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Fish Seafood and Healthy Eating
By: Robert B Freeman
Omega 3, DHA and Great Taste


Fish is the health food of the century and baby boomers are buying it up by the pound. The leading reason for fish being a health hero is fish is practically the only natural source of Omega 3 fatty acids. Omega 3 fatty acids are an essential nutrient that almost all Americans fall short on. In this low-fat, no-fat world this may seem strange. Simply put, the human diet requires a balance of certain fats.
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Grill it, poach it, broil it, bake it. Any way you cook it, fish really is brain food. Not only that, but according to research, also food for your heart, prostate and more. Fish, particularly fatty fish, is an excellent source of the Omega-3 fatty acids, eicosapentaenoic acid (EPA) and docosahexaenoic acid (DHA). Omega-3 has been shown to be beneficial to our health in a myriad of ways. The American Heart Association recommends two servings per week of fish such as salmon, char, mackerel and herring because they contain more Omega-3 than lighter fish such as cod or halibut.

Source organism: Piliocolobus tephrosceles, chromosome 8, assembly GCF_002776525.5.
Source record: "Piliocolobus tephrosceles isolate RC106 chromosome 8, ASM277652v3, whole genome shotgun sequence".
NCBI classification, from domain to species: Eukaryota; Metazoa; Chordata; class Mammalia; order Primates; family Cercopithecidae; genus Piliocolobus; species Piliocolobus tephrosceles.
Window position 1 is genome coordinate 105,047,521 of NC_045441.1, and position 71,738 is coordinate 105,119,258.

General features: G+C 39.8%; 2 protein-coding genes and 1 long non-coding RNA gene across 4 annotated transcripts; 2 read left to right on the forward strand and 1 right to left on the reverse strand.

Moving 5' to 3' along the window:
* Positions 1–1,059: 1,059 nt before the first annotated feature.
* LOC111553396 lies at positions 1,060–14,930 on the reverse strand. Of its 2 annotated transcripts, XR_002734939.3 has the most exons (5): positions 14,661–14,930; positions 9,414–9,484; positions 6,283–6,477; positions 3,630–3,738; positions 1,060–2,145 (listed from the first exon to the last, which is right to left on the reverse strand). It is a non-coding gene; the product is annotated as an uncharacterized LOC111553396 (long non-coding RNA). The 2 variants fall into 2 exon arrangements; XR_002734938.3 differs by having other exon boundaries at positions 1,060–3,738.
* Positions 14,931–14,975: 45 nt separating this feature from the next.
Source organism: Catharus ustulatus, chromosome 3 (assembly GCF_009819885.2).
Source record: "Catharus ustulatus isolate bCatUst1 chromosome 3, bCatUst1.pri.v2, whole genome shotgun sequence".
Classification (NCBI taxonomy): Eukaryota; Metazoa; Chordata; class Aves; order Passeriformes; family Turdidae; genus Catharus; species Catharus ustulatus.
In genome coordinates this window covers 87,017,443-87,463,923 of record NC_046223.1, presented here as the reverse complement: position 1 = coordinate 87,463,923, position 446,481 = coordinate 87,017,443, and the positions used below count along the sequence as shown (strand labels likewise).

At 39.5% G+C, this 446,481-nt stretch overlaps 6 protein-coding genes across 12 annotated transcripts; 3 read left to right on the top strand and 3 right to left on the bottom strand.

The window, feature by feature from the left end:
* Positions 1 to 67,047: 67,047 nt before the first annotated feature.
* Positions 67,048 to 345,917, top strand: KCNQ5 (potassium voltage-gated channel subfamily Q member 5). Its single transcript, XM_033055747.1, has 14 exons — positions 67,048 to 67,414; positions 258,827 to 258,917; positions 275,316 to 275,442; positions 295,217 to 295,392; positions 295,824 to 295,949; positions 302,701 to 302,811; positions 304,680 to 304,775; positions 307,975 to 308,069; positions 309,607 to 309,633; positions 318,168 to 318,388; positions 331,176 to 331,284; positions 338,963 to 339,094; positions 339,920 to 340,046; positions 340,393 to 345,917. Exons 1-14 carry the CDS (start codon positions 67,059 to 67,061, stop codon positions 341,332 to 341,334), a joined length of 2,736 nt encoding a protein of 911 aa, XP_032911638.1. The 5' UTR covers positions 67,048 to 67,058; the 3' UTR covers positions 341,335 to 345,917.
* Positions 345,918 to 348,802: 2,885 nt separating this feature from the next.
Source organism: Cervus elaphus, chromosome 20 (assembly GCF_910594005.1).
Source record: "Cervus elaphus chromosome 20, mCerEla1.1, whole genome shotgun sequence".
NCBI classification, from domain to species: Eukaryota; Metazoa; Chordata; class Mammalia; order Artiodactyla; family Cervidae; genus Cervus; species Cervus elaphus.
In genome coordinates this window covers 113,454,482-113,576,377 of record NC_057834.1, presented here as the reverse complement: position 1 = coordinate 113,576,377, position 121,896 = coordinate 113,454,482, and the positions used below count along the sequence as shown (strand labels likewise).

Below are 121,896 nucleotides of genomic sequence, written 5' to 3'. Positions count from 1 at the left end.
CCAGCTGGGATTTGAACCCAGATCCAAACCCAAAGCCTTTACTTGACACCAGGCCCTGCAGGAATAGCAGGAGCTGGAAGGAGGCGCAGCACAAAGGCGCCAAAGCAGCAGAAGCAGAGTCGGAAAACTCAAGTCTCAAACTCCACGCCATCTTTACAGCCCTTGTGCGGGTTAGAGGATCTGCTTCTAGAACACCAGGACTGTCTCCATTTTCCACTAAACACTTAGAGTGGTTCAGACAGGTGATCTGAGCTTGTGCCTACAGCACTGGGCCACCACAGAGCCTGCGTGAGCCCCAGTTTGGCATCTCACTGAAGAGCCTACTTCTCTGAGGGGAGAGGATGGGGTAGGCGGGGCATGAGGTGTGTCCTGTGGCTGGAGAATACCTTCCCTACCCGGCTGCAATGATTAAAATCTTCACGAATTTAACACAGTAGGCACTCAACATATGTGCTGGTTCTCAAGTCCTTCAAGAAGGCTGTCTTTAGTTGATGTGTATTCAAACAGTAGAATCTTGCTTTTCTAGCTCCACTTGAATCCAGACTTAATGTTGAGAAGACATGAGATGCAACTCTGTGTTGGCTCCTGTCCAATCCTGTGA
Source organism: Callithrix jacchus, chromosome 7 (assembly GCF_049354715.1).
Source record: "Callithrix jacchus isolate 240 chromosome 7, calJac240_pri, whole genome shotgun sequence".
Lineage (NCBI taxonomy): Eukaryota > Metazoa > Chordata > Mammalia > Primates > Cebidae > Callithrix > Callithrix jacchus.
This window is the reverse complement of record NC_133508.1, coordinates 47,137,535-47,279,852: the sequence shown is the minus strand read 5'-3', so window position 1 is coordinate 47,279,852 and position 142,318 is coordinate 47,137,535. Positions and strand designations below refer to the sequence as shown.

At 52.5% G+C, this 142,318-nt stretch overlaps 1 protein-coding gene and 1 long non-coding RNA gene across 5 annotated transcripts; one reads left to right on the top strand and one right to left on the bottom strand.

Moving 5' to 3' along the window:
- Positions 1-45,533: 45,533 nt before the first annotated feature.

Fish is lower in saturated fat, total fat and calories than comparable portions of meat or poultry, the experts note in the February issue of the Mayo Clinic Women's Health Source.

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New England Journal of Medicine in 1997 reported reduced cardiovascular disease in people consuming fish high in omega-3 polyunsaturated fatty acid (PUFA). It is a well known fact that PUFA is helpful in reducing cholesterol level. People consuming PUFA are less likely to suffer from cardiovascular disease. As humans are not able to synthesize omega 3 polyunsaturated fatty acid (PUFA), they must be supplied to the body in the diet. These fatty acids accomplish the synthesis of other essential fats.


French researcher Pascale Barberger-Gateau found that just one serving a week of fish decreased the risk of developing dementia by 30 percent. Eating fatty fish several times a week may also lower the risk of developing prostate cancer by as much as half.


A Swedish study of 3,500 postmenopausal women eating two servings of fatty fish a week found they were 40 percent less likely to develop endometrial cancer than those eating less than one-fourth of a serving a week.

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